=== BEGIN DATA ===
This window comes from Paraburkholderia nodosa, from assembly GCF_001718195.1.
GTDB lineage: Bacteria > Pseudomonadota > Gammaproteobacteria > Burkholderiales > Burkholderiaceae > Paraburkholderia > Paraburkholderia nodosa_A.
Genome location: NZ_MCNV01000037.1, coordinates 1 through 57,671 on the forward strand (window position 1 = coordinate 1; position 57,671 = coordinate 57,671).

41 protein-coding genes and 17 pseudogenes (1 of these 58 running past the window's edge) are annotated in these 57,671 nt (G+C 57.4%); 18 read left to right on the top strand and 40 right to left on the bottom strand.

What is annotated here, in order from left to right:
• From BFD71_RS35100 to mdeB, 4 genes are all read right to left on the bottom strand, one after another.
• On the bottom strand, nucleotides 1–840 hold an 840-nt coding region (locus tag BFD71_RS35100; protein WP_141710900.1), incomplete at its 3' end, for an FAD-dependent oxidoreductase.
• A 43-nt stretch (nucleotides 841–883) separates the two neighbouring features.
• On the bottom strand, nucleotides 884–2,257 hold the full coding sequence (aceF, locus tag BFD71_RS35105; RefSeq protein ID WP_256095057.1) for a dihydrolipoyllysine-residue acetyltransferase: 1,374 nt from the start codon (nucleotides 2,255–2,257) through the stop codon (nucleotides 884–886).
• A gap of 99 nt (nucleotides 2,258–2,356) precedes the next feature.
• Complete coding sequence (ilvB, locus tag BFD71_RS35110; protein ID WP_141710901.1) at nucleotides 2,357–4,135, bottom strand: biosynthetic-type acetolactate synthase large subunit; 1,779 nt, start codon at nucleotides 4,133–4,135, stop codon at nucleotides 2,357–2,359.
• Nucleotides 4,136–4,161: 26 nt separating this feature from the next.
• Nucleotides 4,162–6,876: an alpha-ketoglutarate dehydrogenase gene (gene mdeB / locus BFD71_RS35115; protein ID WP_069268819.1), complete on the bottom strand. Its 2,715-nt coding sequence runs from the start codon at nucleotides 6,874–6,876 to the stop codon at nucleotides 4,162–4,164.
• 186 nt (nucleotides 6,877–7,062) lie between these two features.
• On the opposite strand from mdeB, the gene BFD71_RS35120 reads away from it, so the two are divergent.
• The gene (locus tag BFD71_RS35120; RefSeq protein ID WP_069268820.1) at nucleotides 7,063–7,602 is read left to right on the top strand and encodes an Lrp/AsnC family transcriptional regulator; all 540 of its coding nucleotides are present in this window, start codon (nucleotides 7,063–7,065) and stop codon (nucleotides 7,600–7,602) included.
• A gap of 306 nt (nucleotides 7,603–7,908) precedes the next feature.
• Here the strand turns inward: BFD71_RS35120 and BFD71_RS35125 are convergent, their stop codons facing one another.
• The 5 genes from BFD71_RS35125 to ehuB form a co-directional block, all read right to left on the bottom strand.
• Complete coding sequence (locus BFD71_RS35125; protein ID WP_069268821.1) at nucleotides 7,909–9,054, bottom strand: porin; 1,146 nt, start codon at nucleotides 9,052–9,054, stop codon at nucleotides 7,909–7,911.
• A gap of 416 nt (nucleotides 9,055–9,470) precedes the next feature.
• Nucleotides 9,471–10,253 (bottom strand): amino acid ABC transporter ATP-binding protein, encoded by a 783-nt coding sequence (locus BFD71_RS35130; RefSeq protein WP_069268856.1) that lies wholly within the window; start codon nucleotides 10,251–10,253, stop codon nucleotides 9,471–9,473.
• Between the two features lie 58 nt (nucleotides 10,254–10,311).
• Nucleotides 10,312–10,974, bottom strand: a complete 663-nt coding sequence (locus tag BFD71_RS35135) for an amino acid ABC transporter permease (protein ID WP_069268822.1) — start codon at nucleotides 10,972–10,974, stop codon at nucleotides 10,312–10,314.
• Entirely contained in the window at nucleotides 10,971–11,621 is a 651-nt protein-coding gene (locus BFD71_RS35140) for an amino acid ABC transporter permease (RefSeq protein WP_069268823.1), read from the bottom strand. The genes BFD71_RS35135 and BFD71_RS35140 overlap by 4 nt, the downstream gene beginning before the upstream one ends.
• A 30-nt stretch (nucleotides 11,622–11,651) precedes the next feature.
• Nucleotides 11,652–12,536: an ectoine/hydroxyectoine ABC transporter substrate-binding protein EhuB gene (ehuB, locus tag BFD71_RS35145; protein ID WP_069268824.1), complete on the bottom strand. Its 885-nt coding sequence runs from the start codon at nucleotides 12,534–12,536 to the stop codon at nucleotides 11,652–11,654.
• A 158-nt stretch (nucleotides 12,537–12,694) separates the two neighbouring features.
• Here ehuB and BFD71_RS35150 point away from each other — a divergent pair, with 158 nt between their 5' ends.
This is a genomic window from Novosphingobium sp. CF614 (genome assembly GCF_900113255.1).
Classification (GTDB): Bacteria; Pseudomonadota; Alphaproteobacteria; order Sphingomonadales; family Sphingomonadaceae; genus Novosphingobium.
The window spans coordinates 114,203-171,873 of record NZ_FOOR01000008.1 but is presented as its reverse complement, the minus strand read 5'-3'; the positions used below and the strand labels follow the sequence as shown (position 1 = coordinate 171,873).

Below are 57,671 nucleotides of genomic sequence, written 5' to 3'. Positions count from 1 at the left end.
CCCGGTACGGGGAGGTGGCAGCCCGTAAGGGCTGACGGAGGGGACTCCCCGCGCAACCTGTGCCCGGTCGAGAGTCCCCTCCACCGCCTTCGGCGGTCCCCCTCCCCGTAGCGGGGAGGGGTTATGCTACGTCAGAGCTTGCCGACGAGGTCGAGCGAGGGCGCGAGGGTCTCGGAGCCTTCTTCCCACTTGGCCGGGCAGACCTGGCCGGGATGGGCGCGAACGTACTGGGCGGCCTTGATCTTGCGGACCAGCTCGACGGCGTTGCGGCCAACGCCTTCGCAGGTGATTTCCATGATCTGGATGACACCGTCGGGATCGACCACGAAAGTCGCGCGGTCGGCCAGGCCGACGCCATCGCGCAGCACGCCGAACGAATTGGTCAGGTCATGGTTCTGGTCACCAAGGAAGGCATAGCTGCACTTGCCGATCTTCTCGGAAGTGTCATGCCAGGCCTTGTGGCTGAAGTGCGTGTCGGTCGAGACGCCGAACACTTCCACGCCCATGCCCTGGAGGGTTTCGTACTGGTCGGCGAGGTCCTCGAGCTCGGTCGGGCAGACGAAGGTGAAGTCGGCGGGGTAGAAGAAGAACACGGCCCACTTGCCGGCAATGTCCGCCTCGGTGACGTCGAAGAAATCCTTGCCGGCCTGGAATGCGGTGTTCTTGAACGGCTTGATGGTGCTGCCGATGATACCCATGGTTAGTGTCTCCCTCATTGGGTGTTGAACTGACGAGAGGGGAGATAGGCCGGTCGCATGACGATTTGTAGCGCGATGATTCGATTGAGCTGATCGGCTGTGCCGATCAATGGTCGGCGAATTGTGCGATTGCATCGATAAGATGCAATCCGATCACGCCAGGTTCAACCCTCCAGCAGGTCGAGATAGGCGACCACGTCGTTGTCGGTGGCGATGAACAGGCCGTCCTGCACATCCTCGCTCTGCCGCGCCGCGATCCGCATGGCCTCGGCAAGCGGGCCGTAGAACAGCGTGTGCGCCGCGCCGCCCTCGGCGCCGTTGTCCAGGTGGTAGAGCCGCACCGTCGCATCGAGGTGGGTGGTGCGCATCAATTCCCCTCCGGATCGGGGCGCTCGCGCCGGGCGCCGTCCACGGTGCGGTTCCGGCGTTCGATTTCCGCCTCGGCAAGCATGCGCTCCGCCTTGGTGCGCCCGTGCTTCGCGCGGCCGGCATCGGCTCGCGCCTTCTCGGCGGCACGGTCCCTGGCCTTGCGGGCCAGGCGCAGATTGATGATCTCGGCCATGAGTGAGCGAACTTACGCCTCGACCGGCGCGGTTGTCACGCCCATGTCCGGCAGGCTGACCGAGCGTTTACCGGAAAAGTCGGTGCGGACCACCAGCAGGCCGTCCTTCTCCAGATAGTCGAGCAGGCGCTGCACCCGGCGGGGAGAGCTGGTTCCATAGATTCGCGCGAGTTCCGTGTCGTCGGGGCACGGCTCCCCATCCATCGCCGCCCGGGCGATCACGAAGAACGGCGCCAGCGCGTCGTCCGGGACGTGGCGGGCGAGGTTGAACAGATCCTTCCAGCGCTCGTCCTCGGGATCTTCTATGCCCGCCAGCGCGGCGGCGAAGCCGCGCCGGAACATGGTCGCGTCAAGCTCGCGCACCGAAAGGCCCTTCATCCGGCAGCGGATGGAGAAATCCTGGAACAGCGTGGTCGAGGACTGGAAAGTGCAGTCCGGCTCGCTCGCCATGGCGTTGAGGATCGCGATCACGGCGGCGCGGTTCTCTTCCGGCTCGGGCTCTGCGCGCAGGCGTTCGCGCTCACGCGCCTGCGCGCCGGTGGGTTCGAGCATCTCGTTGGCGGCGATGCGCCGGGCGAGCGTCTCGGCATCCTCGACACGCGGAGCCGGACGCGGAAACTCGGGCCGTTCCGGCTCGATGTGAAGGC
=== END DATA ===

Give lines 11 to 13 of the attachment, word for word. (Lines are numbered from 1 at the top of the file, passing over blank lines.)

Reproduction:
• Complete coding sequence (ilvB, locus tag BFD71_RS35110; protein ID WP_141710901.1) at nucleotides 2,357–4,135, bottom strand: biosynthetic-type acetolactate synthase large subunit; 1,779 nt, start codon at nucleotides 4,133–4,135, stop codon at nucleotides 2,357–2,359.
• Nucleotides 4,136–4,161: 26 nt separating this feature from the next.
• Nucleotides 4,162–6,876: an alpha-ketoglutarate dehydrogenase gene (gene mdeB / locus BFD71_RS35115; protein ID WP_069268819.1), complete on the bottom strand. Its 2,715-nt coding sequence runs from the start codon at nucleotides 6,874–6,876 to the stop codon at nucleotides 4,162–4,164.